A Rockapaedia Obituary
Band: Def Leopard
Steve Clark died aged thirty on 8th January 1991 in
Chelsea, London, United Kingdom.
At the time of his death, Steve was on a six-month leave of absence from Def Leppard. Steve was found dead on a couch by his girlfriend. The postmortem revealed that the cause of death was respiratory failure caused by a lethal mixture of alcohol and prescription drugs.
He was buried at Wisewood Cemetery in Loxley, Sheffield, close to the Clark family estate.
Steve Clark was engaged to an American model, Lorelei Shellist, the two having been together seven years. Lorelei revealed in her autobiography, Runway Runaway, that Steve's addictions played a major role in their breakup.
Steve was birth-named Stephen Maynard Clark on 23rd April 1960 and raised in Hillsborough, a suburb of Sheffield, United Kingdom. From an early age, he showed an interest in music, attending his first concert featuring Cliff Richard and the Shadows at age six. At eleven, he received his first guitar which was purchased by his father on the condition that he learn to play. Steve studied classical guitar for a year before he first heard the music of Jimmy Page and Led Zeppelin at a friend's house.
When Steve Clark left school his first employer was an engineering firm called GEC Traction where he worked as a lathe operator. He was three years into a four-year apprenticeship with the firm at the time Def Leppard was signed to a record deal with Phonogram Records.
Before joining Def Leppard in 1978, Steve Clark played cover songs with his small band, Electric Chicken, in Sheffield. Around that time, he met Pete Willis, Def Leppard's original guitarist and founder, at a technical college. Pete Willis spotted Steve Clark reading a guitar book and asked if he played. He then invited Steve to come and audition for his band, as they were looking to add a second guitarist. Steve Clark never showed up, but when Pete Willis and singer Joe Elliott bumped into Steve Clark again at a Judas Priest gig, Pete re-issued his invitation. Steve Clark finally came down to their rehearsal room and joined Def Leppard in January 1978. According to Joe Elliott in Behind the Music, Steve Clark auditioned for Def Leppard by playing all of Lynyrd Skynyrd's "Free Bird" without accompaniment.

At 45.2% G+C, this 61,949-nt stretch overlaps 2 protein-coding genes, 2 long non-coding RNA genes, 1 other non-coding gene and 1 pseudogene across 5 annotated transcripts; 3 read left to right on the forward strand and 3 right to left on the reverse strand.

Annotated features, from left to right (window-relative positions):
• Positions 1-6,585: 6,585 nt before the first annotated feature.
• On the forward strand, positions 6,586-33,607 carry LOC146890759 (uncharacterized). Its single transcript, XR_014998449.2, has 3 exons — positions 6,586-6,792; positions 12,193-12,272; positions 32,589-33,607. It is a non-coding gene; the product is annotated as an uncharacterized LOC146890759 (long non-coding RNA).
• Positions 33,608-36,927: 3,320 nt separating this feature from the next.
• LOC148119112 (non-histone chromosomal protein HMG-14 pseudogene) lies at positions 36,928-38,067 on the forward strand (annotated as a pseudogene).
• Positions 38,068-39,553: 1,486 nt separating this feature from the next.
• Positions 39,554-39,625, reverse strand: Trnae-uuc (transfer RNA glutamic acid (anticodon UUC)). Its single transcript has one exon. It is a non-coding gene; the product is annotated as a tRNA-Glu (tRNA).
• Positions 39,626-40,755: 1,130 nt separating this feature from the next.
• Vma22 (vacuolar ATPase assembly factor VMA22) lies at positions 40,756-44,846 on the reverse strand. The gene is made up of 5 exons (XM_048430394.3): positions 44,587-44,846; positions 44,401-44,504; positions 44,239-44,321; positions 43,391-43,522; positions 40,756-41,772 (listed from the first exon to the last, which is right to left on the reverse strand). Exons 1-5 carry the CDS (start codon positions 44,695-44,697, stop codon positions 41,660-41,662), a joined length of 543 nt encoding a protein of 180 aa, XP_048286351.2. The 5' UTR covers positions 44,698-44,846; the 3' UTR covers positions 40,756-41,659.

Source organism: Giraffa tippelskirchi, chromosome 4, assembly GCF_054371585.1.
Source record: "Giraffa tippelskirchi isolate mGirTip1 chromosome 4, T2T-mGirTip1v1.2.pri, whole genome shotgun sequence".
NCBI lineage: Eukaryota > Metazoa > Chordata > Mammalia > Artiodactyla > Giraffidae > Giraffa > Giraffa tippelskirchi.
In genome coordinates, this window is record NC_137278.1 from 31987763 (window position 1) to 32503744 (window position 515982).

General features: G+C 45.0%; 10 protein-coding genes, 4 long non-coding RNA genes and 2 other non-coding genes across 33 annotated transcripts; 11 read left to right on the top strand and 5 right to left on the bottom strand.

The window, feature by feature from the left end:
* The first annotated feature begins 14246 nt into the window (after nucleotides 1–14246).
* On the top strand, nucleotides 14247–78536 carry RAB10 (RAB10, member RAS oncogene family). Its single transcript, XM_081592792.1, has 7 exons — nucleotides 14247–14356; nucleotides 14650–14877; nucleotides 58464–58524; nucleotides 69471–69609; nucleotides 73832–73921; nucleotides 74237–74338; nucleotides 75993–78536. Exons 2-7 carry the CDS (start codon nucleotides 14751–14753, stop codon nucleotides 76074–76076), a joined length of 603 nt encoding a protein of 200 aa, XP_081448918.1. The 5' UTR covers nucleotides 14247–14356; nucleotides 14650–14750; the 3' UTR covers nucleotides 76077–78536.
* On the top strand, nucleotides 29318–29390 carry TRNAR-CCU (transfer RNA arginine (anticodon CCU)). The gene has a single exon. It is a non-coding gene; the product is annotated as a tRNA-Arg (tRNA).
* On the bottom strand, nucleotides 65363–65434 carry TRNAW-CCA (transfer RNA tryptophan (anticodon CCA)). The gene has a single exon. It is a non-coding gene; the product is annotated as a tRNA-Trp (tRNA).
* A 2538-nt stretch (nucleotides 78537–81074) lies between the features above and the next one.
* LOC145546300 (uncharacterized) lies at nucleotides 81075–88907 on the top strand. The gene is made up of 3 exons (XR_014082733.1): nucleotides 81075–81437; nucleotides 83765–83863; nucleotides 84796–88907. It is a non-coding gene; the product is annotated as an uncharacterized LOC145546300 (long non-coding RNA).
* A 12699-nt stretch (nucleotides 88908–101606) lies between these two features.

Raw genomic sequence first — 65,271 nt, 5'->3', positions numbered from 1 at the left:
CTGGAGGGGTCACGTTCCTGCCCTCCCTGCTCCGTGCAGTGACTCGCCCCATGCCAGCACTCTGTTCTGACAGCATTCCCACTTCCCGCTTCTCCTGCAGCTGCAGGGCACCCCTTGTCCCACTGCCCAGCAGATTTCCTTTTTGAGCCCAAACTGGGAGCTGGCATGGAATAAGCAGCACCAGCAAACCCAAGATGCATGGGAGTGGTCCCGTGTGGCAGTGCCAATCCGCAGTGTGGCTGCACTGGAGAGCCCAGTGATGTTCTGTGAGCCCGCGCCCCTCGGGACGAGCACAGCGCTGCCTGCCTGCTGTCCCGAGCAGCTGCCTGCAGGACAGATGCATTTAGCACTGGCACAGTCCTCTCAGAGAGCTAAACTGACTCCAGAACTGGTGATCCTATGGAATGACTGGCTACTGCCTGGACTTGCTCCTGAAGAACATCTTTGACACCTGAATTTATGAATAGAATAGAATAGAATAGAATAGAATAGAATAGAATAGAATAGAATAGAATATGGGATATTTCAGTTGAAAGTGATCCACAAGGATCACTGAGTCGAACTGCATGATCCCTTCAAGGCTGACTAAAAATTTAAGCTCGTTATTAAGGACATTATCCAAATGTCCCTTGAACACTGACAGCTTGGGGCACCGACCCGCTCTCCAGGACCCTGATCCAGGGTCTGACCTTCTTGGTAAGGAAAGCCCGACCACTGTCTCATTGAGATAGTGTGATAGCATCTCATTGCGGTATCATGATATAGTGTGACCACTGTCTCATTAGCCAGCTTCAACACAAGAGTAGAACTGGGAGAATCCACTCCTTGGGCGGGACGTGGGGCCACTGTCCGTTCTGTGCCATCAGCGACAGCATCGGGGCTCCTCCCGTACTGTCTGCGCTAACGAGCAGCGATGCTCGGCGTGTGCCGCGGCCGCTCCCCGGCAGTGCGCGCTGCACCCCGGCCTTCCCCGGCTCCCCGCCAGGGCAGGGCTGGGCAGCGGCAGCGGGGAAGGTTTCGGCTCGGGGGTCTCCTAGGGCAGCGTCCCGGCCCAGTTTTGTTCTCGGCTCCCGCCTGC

While a member of Def Leppard, Steve Clark contributed to over 90% of the music. Steve Clark and Pete Willis shared lead-guitar duties, and Steve Clark was nicknamed "The Riffmaster" due to his amazing talent and ability to come up with some of the coolest guitar riffs in modern rock. Toward the end of the Pyromania recording sessions, Pete Willis was asked to leave, and guitarist Phil Collen was recruited into the band to replace him.
Steve Clark and Phil Collen quickly bonded, becoming close friends and leading to the trademark dual-guitar sound of Def Leppard. He and Steve Clark became known as the "Terror Twins" in recognition of their close friendship and alcohol-fuelled antics off-stage. Part of their success as a duo was attributed to their ability to swap between rhythm and lead guitar, often both playing lead or both doing rhythm within the same song. The fact that they came from entirely different musical backgrounds also contributed to their unique guitar partnership. Steve Clark was a classically-trained musician who knew the rules of music and could read and write music and understood the theory and science of the art, as well as studying/being influenced by Jimmy Page and Led Zeppelin, whereas Phil Collen, like Willis, was self-taught and developed his fast, alternate-picking technique from studying Al Di Meola and listening to Jazz players.
Whereas Phil Collen stopped drinking alcohol during the mid-1980s in pursuit of a healthier lifestyle, Steve Clark never managed to escape his addiction to alcohol. Steve Clark primarily played Gibson Guitars during his career and signed an endorsement with Gibson sometime before the commencement of the Hysteria World Tour. Gibson made some custom-specification guitars for Steve Clark. He was occasionally seen playing other guitars, including a Fender Stratocaster for the song and video "Love Bites". Steve Clark would also use Fenders in the studio occasionally, due to their unique sound. Steve Clark always stated that he was more of a traditionalist when it came to guitars. This can be seen in his selection of gear. At the time of his death, it was estimated that he owned approximately seventy-five guitars.
Although his name appears on many songwriting credits for Def Leppard's 1992 album, Adrenalize, he did not contribute much to the recording of the album. In the liner notes of the Adrenalize deluxe edition, Joe Elliot claims that a few riffs Steve Clark had demoed were used in a couple of places on the album. His only other contribution was a thumbs up here and there and stating something the rest of the band was working on was "cool." Phil Collen and Steve Clark began working on what would become the song "White Lightning" during the recording sessions for the 1992 album, Adrenalize. Completed after Steve Clark's death, the song described the effects of Steve Clark's alcohol and drug addictions